Rules on cross-border tax disclosure under DAC 6 refined
14 Jan 2020
The government has published legislation requiring taxpayers and their advisers to disclose details of certain cross-border arrangements to HMRC as part of moves to crack down on tax avoidance, but has watered down the original penalty regime
14 Jan 2020
The rules, known as DAC 6, are the latest attempt by the EU to crack down on the use of aggressive tax avoidance across EU member states, and are set to come into force this July.
The International Tax Enforcement (Disclosable Arrangements) Regulations 2020 were published in draft in July 2019 in the UK. They implement EU Directive 2018/822, which amends Directive 2011/16/EU (on administrative cooperation in the field of taxation), more commonly known as DAC 6.
The regulations will provide HMRC with early information about cross-border arrangements that could potentially be used to avoid or evade tax, allowing it to better target its compliance activity, and deter people from entering into abusive arrangements in the first place.
Arrangements will be reportable if they meet any of a number of distinctive features, referred to in the directive as ‘hallmarks’, sometimes seen in arrangements used to avoid or evade tax.
There is a 30-day window for a report to be made. The information received from these reports will be shared with other tax authorities, who will in turn share the information they receive.
The primary reporting obligation will fall on intermediaries, which includes those who design and market cross-border arrangements, and those who provide aid, assistance or advice in respect of such arrangements.
The report will normally be made to the tax authorities of the country where the intermediary is resident for tax purposes. That tax authority will then share the report with tax authorities in other EU member states so that they can identify any potential tax risks in their jurisdictions.
The government consulted on draft legislation over summer 2019 and has now amended the legislation to ensure the rules are effective and proportionate.
In particular, HMRC says it recognised concerns raised during the consultation about the penalty regime, the risk of over-reporting, and the interaction of the rules with legal professional privilege (LPP).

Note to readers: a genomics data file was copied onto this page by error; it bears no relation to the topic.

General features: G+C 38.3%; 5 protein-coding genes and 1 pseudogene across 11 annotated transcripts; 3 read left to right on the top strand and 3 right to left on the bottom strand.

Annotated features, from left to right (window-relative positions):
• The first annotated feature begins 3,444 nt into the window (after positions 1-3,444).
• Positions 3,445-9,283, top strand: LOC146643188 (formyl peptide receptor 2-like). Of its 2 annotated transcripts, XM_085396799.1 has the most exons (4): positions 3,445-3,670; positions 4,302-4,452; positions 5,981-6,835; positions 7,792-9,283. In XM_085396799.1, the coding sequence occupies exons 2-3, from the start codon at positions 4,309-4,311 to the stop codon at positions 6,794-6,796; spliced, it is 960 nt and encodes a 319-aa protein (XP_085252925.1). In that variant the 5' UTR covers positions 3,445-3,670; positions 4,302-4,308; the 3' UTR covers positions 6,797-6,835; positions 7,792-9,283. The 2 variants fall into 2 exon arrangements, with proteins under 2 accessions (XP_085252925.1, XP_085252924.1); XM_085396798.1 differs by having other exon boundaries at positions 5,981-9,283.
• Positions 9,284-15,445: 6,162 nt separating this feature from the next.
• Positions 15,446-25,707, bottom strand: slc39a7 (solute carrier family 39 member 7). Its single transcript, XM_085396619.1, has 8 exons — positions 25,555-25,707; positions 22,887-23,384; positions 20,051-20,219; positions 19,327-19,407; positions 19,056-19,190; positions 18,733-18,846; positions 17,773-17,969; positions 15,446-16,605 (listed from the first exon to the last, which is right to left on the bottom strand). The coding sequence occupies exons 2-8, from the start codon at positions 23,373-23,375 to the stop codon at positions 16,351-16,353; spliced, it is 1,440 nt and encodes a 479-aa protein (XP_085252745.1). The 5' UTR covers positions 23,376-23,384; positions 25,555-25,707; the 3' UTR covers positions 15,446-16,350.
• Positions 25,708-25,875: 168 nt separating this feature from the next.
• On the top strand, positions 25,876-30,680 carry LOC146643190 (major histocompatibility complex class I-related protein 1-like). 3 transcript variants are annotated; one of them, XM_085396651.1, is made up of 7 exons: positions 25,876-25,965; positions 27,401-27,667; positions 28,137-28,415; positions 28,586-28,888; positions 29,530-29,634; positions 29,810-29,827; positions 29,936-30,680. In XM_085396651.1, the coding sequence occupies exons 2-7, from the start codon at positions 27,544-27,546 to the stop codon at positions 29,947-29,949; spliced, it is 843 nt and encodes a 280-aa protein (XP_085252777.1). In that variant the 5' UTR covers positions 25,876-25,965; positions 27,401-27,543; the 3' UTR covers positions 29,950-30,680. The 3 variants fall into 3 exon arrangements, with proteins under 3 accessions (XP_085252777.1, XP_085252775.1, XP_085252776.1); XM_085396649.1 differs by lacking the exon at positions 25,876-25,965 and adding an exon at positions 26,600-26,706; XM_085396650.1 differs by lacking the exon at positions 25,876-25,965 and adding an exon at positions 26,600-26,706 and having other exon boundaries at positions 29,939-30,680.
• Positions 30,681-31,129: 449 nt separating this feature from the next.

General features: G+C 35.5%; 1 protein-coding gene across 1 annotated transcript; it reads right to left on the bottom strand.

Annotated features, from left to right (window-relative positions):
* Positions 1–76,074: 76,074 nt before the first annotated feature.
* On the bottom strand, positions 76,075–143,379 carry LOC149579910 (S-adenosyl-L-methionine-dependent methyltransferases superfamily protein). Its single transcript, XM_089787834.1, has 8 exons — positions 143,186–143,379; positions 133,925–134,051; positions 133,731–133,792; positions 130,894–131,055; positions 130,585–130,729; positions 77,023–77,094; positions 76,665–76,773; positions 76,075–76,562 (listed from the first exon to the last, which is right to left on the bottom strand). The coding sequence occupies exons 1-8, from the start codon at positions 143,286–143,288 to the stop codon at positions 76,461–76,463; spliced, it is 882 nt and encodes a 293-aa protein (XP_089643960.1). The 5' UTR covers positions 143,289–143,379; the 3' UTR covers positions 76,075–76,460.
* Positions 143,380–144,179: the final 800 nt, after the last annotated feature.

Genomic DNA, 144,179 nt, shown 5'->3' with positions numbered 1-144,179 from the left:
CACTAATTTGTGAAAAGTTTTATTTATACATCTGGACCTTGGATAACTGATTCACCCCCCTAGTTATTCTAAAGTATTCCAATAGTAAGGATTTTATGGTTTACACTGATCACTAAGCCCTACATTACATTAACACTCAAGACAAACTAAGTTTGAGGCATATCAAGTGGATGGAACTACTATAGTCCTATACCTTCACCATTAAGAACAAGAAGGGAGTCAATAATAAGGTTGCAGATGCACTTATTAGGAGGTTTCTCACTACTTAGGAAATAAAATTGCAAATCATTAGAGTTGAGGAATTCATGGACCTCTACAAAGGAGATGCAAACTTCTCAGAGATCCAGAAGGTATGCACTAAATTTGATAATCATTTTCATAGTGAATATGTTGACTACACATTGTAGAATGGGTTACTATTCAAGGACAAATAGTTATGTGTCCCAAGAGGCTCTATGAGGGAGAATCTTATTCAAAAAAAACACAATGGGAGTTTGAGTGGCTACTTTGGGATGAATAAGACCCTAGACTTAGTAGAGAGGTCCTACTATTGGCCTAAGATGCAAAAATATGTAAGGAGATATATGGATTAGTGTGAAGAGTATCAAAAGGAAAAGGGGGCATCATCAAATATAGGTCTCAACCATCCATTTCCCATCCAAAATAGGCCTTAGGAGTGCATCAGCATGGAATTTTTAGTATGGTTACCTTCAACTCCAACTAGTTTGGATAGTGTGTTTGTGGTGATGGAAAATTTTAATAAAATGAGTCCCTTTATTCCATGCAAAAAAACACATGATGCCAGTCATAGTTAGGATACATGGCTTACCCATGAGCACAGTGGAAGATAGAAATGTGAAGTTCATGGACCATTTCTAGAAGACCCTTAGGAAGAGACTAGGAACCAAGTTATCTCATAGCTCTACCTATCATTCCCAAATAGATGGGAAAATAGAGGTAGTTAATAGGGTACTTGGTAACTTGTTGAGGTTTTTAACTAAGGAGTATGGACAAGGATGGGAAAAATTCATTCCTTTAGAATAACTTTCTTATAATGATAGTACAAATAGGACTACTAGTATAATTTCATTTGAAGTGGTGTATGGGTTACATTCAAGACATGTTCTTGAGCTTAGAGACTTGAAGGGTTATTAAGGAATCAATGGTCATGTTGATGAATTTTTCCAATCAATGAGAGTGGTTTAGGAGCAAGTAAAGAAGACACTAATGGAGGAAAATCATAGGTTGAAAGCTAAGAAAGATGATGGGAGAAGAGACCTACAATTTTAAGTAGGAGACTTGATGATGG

While noting it is limited by legal obligations to implement the directive faithfully, HMRC has made a number of changes, including amending the penalty regime to ensure it is proportionate and is flexible enough to deter non-compliance, while not unduly penalising those who make genuine mistakes.
The default position will be a one-off penalty of up to £5,000, with daily penalties only applying in more serious cases, and subject to the determination of the First Tier Tribunal (FTT).
The amended regulations limit the scope of ‘tax advantage’ to only taxes covered by the directive, addressing a particular concern raised by a number of stakeholders around ensuring the rules are proportionate. They have also been amended to ensure that the same intermediary does not have an obligation to report in multiple jurisdictions.
Regarding the territorial scope of the draft rules, the government agreed that in certain situations the scope was too wide.
New definitions of UK intermediary and UK resident taxpayer have been introduced in the regulations to address this point. This will ensure that the regulations do not apply to intermediaries without a connection with the UK, minimising burdens on business as far as possible.
There was a strong view that the structure of the rules as originally conceived would be difficult for lawyers to operate and risked threatening legal privilege, or putting lawyers in an impossible position where they would either have to fail to comply with the regulations or breach privilege.
A significant number of respondents also commented that it would be difficult for intermediaries to know when a reporting trigger was met. This was because terms used in the regulations such as ‘made available’ and ‘first step’ were potentially ambiguous.
HMRC says it has ensured that the rules are compatible with legal privilege and will work with stakeholders on the guidance to ensure it does not inadvertently risk undermining privilege.
HMRC states that the new regulations are expected to have a significant impact on businesses, although it has not so far quantified the costs, which will be assessed more fully once they are operational.
There will be delivery costs for HMRC to implement this measure. IT costs are still being finalised, but initial estimates are £7.7m, and there will also be resource costs to HMRC estimated to be around £3.5m per year.
The regulations come into force on 1 July 2020. Reports for arrangements entered into from 25 June 2018 to 30 June 2020 will be due by 31 August 2020.
HMRC has committed to publishing guidance before July, and will work with interested stakeholders on this. The key areas identified include clarifying when an arrangement concerns multiple jurisdictions; when an arrangement is made available; when aid, advice or assistance is ‘given’; how reporting will work in practice where multiple intermediaries are involved; and how the main benefit test will be interpreted.
The guidance will provide examples of how the rules will apply in different circumstances, recognising that the application of the rules will often depend on the facts of a particular arrangement.